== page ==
"I look at it that every week is an opportunity to pick up points. It just seems like the past three years we typically never got off to a really good start, for some reason. This year has been a little bit different. Our performance on the race track has been good enough to keep us in the top-10 in the point standings, but we've had some bad luck with the blown motor at Daytona (Fla.) on the second lap, leading the race at Darlington and getting in a crash, having to get pulled out of the car at Bristol (Tenn.), the Talladega (Ala.) wreck. Those have been some bad races for us. But, if you look at the fact that we've had four bad races there out of 10 or 11 so far, and are still in the top-10 in points, I think that's pretty impressive and shows the strength of this Home Depot team."
Are you prepared to make a run at the title?
"We've been trying that since Daytona in February. I don't know why this the time of year that we really get going. I think a lot of it has to do with the temperature. It seems like when the race tracks gain a lot of temperature in the middle of the summer, that's when we start gaining a lot of strength - when the tracks lose a lot of grip. It's not something that we physically say, 'Well, now we're in a part of the season that we like. This is when we're going to start doing things.' We don't approach our race weekends any different now than we did when we started at Daytona or Rockingham (N.C.) in February. We're still doing the same things we typically do. It just seems like historically in the past, and we're somewhat optimistic and hoping that it goes along with the past, that this is the part of the year where we'll really start getting on a run and get some consistent top-fives and hopefully some more wins here pretty soon."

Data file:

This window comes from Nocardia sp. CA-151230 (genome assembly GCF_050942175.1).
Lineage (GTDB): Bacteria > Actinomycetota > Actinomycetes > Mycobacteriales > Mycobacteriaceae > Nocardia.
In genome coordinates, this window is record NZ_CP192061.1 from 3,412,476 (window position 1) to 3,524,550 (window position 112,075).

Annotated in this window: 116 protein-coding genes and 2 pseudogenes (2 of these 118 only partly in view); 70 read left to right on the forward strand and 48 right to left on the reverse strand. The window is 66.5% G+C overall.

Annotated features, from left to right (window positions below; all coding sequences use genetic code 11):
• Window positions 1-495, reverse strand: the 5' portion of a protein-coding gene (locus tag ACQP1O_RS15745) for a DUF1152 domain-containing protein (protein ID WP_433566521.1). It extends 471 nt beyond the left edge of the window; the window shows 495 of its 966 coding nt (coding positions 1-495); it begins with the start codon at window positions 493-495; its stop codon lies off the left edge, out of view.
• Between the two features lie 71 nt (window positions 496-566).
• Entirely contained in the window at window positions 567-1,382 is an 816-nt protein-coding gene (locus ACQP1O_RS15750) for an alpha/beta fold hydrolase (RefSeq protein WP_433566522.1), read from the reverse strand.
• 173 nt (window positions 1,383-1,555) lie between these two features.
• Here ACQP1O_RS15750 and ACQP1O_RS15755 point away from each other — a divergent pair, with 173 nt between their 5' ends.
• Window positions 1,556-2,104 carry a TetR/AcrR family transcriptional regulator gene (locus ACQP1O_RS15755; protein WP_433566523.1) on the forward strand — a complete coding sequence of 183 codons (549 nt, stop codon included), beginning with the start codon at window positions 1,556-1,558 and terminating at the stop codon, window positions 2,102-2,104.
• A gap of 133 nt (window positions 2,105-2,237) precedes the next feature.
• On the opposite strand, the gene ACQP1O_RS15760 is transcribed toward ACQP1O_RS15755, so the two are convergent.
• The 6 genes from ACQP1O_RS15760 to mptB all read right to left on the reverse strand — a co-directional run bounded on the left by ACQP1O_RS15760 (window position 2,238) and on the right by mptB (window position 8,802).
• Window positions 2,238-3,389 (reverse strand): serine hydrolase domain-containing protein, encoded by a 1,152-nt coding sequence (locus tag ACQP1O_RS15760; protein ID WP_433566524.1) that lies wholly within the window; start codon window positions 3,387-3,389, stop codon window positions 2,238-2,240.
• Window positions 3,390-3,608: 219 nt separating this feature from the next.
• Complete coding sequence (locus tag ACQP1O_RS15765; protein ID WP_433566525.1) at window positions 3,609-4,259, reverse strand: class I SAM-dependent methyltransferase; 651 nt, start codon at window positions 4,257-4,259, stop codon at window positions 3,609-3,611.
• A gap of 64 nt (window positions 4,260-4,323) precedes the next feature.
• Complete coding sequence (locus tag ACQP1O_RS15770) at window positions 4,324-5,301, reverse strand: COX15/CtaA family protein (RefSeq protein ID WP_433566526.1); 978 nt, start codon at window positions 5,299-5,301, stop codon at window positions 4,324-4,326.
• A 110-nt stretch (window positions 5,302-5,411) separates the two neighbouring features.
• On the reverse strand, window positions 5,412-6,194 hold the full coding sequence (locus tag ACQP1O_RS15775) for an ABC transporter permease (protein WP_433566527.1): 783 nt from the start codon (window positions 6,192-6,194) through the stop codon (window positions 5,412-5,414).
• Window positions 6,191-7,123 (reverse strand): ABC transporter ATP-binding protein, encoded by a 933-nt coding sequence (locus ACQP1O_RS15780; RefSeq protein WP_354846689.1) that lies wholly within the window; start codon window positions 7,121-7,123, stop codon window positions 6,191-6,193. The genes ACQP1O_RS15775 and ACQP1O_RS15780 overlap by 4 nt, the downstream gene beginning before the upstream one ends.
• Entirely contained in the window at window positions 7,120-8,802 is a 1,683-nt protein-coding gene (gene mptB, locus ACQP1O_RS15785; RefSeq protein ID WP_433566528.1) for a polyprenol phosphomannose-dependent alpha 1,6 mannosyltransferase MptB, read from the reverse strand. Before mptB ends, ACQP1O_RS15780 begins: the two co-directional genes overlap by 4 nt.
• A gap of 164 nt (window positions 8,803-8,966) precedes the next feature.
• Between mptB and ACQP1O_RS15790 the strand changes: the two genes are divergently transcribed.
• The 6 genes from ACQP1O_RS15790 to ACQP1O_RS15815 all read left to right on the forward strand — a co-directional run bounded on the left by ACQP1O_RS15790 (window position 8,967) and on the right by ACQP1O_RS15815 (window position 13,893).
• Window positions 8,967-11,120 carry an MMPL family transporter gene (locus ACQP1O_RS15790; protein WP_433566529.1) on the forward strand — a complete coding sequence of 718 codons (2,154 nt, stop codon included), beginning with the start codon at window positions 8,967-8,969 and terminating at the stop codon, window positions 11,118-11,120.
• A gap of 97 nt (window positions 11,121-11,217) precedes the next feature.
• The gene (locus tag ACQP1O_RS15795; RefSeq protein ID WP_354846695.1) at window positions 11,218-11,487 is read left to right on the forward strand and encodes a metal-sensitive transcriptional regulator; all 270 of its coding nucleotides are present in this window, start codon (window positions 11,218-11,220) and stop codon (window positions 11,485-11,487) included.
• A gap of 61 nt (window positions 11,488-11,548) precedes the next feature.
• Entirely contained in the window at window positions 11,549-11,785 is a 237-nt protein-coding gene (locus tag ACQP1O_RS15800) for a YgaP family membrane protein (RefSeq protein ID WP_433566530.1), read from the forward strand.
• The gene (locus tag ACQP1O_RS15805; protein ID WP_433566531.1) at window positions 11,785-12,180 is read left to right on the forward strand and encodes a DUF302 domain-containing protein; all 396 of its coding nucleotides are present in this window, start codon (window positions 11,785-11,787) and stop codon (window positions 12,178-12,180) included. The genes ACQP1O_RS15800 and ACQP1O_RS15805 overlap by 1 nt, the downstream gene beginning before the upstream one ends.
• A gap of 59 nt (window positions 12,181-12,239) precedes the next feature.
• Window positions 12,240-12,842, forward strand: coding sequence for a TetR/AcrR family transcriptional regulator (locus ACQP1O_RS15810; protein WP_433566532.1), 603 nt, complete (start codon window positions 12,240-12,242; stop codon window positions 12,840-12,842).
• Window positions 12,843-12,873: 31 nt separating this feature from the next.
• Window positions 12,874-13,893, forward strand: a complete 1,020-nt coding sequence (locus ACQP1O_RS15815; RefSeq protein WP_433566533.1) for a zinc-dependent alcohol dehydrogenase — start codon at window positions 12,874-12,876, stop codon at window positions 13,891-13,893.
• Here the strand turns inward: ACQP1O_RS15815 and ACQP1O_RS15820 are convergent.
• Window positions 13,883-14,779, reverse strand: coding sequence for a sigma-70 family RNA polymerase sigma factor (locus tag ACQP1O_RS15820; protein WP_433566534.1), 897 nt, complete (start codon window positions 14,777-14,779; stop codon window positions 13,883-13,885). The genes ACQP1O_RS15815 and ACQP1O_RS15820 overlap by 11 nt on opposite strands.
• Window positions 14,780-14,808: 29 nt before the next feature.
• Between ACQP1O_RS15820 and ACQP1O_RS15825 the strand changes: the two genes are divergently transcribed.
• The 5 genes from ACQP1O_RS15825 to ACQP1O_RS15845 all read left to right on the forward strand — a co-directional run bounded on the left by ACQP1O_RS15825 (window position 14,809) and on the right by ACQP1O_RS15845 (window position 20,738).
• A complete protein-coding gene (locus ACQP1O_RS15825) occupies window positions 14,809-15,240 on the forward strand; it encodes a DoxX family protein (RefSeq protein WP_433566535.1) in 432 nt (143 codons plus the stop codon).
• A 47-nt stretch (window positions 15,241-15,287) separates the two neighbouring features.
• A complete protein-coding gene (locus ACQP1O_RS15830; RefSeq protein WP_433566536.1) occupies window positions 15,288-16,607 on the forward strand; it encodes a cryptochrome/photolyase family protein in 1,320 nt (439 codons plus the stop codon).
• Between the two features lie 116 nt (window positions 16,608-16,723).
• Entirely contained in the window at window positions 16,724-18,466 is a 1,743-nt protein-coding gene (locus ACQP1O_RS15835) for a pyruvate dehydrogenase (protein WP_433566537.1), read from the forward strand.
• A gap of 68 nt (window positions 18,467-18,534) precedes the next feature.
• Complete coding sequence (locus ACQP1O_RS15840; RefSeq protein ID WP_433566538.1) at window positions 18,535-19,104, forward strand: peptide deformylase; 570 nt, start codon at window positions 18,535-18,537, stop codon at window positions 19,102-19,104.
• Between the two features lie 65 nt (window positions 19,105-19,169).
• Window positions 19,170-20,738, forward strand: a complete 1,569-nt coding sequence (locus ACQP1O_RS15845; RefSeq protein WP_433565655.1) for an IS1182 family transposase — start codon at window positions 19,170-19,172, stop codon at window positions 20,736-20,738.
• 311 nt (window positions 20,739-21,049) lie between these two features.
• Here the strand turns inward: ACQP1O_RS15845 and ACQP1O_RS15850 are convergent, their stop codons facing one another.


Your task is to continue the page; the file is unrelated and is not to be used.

The Coca-Cola 600 is the longest race on the Winston Cup circuit. Do you approach it any differently than you would a standard 400 or 500-mile race?
"In all reality, it's no different than any other race. It is an extra 100 miles, but that's not that much longer of a distance, physically, to worry about running. We have short races, we have long races. This just happens to be the long one. It's probably more of a challenge for the engine builders this year than anybody right now."
GREG ZIPADELLI, crew chief on the #20 Home Depot Pontiac
Will the Coca-Cola 600 be the first major test for the one engine rule?